Earlier this month, I wrote about my credit card being stolen. The thief charged $500 twice at a series of fast food restaurants, totaling more than $5,500. Here were a few of the charges:
Everyone was so supportive in the comments, but it seems that a few people didn't realize when your credit card is stolen, the bank covers it. As much a pain in the butt getting your card stolen is, it isn't nearly as painful as actually being forced to pay for $5,500 worth of someone else's Big Macs.
When your card is stolen, you hope for a warning call from your bank. Some banks just cancel the card and let you learn from your cashier when you try to pay for groceries.
Then the real work begins. You have to go to the bank and dispute every charge on a computer screen. You could have printed it out and handed it over, but usually they conveniently wipe out your online statement as if you never had a credit card at all.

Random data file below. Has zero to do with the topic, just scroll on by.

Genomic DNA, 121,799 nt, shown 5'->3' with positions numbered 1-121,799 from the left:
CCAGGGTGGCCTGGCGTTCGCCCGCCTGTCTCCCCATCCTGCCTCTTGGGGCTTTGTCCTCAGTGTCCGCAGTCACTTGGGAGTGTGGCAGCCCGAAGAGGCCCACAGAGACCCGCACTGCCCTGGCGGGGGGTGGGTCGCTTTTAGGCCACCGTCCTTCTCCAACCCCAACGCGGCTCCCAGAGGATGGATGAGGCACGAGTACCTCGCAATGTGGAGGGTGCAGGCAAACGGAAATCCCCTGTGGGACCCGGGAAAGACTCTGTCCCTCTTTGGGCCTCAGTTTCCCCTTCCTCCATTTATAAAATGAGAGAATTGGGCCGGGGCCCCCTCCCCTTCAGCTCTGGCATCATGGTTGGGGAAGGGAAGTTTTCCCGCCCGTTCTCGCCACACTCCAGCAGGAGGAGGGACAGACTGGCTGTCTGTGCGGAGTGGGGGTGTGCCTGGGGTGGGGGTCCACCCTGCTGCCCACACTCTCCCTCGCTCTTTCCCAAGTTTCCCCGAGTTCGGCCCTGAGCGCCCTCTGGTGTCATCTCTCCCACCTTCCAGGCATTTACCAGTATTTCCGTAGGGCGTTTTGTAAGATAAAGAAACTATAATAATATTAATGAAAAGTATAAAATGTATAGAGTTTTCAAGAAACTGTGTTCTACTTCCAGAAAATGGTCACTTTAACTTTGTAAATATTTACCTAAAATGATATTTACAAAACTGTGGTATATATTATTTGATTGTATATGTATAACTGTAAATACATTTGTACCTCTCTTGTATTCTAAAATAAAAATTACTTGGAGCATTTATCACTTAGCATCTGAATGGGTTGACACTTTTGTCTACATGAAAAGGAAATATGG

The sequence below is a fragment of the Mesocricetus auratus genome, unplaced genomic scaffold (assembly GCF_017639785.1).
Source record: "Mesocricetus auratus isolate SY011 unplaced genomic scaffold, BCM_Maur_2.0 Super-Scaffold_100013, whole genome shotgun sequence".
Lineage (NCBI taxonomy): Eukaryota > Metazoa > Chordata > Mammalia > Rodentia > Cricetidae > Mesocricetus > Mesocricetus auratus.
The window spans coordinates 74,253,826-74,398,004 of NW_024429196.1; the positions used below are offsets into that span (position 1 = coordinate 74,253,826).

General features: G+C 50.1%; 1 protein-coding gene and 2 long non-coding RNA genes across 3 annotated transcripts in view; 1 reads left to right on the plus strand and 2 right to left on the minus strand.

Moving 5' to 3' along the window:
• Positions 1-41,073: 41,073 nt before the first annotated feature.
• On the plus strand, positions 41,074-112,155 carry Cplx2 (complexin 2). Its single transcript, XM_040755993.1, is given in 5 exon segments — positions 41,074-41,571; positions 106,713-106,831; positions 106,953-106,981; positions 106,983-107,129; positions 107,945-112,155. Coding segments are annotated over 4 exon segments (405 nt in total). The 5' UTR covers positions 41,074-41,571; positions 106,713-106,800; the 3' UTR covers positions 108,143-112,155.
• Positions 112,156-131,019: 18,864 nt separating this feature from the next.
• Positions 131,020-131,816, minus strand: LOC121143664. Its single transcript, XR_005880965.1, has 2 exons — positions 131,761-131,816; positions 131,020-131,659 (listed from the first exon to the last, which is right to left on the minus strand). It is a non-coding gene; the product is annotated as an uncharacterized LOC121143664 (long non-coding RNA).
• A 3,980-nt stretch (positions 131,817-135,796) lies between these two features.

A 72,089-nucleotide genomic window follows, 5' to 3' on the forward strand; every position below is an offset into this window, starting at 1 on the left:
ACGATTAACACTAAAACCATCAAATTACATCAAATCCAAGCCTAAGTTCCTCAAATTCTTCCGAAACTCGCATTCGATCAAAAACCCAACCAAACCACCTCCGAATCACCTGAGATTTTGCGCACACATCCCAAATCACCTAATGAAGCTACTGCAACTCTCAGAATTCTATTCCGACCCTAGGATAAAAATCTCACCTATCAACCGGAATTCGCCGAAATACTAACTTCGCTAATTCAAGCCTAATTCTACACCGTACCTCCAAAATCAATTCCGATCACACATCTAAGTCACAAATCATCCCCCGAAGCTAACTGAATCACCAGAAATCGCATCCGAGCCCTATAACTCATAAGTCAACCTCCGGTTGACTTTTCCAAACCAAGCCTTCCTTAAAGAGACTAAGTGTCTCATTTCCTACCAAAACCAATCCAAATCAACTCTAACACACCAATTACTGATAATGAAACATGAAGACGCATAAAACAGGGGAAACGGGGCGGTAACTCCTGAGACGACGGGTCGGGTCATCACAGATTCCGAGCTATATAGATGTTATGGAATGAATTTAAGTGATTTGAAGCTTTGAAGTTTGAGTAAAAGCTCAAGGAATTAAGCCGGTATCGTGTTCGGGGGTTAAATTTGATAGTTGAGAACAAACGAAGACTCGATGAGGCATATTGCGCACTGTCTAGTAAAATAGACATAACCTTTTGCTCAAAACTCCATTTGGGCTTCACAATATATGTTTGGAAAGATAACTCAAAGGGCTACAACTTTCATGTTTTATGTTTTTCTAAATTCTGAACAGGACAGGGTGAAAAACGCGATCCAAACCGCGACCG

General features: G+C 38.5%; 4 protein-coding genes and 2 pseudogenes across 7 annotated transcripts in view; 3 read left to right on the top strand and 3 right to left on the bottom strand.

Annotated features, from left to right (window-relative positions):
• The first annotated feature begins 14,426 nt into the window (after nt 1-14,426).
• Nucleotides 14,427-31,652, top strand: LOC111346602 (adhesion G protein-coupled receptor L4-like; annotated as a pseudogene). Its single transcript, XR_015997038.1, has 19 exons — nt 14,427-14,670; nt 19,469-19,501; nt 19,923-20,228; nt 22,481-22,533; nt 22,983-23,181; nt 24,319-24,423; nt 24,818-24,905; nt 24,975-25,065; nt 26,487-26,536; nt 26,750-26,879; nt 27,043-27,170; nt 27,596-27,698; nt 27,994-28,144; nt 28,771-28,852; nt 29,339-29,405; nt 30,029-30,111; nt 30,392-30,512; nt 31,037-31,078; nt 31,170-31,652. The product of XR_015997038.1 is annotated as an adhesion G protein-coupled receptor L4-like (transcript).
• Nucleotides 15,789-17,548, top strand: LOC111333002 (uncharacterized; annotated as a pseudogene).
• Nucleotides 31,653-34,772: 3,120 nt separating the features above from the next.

If the stolen card was a credit card, the bank has 30 days to "provisionally" take it off of your credit card. They can still investigate after that, but it becomes permanent if they haven't found after 90 days that YOU were the one who bought all those Big Macs.
Having a $5,500 balance on your credit card sucks, but it isn't the end of the world. However, as the bank employee pointed out, if it's debit, $5,500 is gone from your bank account for a full ten days. That's the amount of time they have to put the money back "provisionally" if your debit card is stolen.
Fortunately, we've always followed fraud experts' advice to use our credit cards for all our purchases and pay the balance off every payday. But I'm now afraid to shop online, since I'm pretty sure it was stolen from Shutterfly as part of a widespread security breach. (And neither I nor the fraud investigators know why anyone would want $1,000 worth of McDonald's food!)
Have you ever had a credit card stolen?